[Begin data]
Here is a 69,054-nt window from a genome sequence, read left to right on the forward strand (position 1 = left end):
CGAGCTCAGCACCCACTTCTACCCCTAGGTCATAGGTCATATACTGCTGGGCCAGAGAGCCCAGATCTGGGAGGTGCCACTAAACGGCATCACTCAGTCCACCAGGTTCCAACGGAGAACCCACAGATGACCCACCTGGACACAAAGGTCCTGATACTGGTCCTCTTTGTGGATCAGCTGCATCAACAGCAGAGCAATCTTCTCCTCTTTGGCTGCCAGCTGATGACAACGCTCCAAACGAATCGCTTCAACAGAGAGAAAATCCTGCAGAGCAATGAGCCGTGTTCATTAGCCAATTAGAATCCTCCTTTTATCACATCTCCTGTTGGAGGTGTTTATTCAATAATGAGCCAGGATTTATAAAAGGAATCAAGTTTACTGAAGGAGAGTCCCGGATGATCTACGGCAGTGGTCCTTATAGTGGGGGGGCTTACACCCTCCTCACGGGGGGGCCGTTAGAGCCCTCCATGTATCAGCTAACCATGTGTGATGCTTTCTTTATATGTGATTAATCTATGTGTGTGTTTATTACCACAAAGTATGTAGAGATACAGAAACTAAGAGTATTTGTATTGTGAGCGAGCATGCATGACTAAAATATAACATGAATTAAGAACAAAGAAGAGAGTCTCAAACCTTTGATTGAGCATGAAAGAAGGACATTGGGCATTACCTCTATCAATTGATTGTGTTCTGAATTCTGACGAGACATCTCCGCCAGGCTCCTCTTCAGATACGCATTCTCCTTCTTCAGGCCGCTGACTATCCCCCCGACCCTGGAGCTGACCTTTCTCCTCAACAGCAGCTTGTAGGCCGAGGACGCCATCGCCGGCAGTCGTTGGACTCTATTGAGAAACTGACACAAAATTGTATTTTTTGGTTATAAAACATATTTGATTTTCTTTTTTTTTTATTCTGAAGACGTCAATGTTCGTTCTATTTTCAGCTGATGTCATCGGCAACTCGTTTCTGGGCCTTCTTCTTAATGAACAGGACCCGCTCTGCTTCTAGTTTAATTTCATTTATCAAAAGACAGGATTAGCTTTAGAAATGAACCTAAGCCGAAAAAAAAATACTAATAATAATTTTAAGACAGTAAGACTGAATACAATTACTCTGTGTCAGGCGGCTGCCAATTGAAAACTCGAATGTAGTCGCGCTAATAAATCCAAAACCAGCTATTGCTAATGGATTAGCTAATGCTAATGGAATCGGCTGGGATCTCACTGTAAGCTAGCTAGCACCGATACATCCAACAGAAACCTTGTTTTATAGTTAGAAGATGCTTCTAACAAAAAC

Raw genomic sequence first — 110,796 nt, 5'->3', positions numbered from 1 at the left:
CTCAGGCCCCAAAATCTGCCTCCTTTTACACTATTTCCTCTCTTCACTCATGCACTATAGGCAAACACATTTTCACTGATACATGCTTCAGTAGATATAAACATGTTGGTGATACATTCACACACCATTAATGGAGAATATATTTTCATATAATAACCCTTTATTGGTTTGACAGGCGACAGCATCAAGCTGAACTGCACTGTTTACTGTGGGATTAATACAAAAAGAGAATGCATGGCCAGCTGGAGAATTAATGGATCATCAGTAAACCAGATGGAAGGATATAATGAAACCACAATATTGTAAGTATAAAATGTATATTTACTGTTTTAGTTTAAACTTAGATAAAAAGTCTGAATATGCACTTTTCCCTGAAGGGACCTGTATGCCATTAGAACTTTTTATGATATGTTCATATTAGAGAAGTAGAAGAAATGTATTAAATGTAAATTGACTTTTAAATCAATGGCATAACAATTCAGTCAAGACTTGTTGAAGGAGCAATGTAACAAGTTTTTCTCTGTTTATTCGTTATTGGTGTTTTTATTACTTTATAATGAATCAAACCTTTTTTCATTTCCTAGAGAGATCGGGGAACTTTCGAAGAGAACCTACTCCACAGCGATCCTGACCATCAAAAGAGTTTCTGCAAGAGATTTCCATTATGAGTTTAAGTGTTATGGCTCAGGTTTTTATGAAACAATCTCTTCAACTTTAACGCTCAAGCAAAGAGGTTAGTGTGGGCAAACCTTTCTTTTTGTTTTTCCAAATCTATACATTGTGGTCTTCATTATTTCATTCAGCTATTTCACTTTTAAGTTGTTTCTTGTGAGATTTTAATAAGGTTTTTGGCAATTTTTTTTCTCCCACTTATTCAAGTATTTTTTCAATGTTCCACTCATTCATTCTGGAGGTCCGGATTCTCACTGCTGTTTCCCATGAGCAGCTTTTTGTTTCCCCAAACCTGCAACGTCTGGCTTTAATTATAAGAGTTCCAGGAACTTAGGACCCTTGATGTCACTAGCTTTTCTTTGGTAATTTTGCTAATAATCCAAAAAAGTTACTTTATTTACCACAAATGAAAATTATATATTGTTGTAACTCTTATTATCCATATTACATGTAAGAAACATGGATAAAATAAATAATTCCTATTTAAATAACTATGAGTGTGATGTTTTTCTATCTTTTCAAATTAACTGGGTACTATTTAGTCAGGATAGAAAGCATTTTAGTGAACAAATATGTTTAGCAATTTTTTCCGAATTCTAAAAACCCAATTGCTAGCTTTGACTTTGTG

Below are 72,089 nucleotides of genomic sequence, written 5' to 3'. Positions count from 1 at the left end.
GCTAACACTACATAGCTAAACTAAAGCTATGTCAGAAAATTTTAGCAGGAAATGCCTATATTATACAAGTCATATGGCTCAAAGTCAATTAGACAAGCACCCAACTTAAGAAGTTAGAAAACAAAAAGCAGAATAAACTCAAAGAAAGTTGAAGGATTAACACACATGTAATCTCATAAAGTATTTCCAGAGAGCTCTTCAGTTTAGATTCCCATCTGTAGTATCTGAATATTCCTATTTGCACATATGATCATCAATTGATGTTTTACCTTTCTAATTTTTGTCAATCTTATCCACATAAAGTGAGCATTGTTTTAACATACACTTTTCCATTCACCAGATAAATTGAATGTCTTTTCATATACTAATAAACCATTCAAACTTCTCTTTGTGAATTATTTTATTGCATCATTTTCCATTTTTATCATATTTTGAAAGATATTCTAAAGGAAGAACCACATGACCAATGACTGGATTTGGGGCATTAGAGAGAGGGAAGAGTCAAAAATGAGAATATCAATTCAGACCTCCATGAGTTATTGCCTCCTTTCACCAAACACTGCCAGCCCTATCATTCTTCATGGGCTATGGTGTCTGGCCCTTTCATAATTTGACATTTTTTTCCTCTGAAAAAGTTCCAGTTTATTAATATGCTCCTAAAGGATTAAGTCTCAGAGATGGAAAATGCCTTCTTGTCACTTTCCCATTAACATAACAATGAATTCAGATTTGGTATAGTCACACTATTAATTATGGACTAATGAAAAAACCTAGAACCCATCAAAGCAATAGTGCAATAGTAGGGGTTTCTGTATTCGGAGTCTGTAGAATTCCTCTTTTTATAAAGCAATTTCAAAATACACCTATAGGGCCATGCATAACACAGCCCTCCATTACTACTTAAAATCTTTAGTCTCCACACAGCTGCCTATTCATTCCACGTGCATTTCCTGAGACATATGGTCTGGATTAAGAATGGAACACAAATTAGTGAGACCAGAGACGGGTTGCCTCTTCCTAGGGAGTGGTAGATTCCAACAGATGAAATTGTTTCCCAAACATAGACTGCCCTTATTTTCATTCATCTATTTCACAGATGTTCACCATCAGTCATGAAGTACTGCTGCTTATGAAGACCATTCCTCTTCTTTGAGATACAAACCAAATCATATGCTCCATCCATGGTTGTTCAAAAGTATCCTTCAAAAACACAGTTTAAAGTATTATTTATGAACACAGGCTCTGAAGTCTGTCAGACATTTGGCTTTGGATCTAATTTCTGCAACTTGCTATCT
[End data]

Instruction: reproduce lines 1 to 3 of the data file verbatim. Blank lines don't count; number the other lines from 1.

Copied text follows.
Here is a 69,054-nt window from a genome sequence, read left to right on the forward strand (position 1 = left end):
CGAGCTCAGCACCCACTTCTACCCCTAGGTCATAGGTCATATACTGCTGGGCCAGAGAGCCCAGATCTGGGAGGTGCCACTAAACGGCATCACTCAGTCCACCAGGTTCCAACGGAGAACCCACAGATGACCCACCTGGACACAAAGGTCCTGATACTGGTCCTCTTTGTGGATCAGCTGCATCAACAGCAGAGCAATCTTCTCCTCTTTGGCTGCCAGCTGATGACAACGCTCCAAACGAATCGCTTCAACAGAGAGAAAATCCTGCAGAGCAATGAGCCGTGTTCATTAGCCAATTAGAATCCTCCTTTTATCACATCTCCTGTTGGAGGTGTTTATTCAATAATGAGCCAGGATTTATAAAAGGAATCAAGTTTACTGAAGGAGAGTCCCGGATGATCTACGGCAGTGGTCCTTATAGTGGGGGGGCTTACACCCTCCTCACGGGGGGGCCGTTAGAGCCCTCCATGTATCAGCTAACCATGTGTGATGCTTTCTTTATATGTGATTAATCTATGTGTGTGTTTATTACCACAAAGTATGTAGAGATACAGAAACTAAGAGTATTTGTATTGTGAGCGAGCATGCATGACTAAAATATAACATGAATTAAGAACAAAGAAGAGAGTCTCAAACCTTTGATTGAGCATGAAAGAAGGACATTGGGCATTACCTCTATCAATTGATTGTGTTCTGAATTCTGACGAGACATCTCCGCCAGGCTCCTCTTCAGATACGCATTCTCCTTCTTCAGGCCGCTGACTATCCCCCCGACCCTGGAGCTGACCTTTCTCCTCAACAGCAGCTTGTAGGCCGAGGACGCCATCGCCGGCAGTCGTTGGACTCTATTGAGAAACTGACACAAAATTGTATTTTTTGGTTATAAAACATATTTGATTTTCTTTTTTTTTTATTCTGAAGACGTCAATGTTCGTTCTATTTTCAGCTGATGTCATCGGCAACTCGTTTCTGGGCCTTCTTCTTAATGAACAGGACCCGCTCTGCTTCTAGTTTAATTTCATTTATCAAAAGACAGGATTAGCTTTAGAAATGAACCTAAGCCGAAAAAAAAATACTAATAATAATTTTAAGACAGTAAGACTGAATACAATTACTCTGTGTCAGGCGGCTGCCAATTGAAAACTCGAATGTAGTCGCGCTAATAAATCCAAAACCAGCTATTGCTAATGGATTAGCTAATGCTAATGGAATCGGCTGGGATCTCACTGTAAGCTAGCTAGCACCGATACATCCAACAGAAACCTTGTTTTATAGTTAGAAGATGCTTCTAACAAAAAC

Raw genomic sequence first — 110,796 nt, 5'->3', positions numbered from 1 at the left: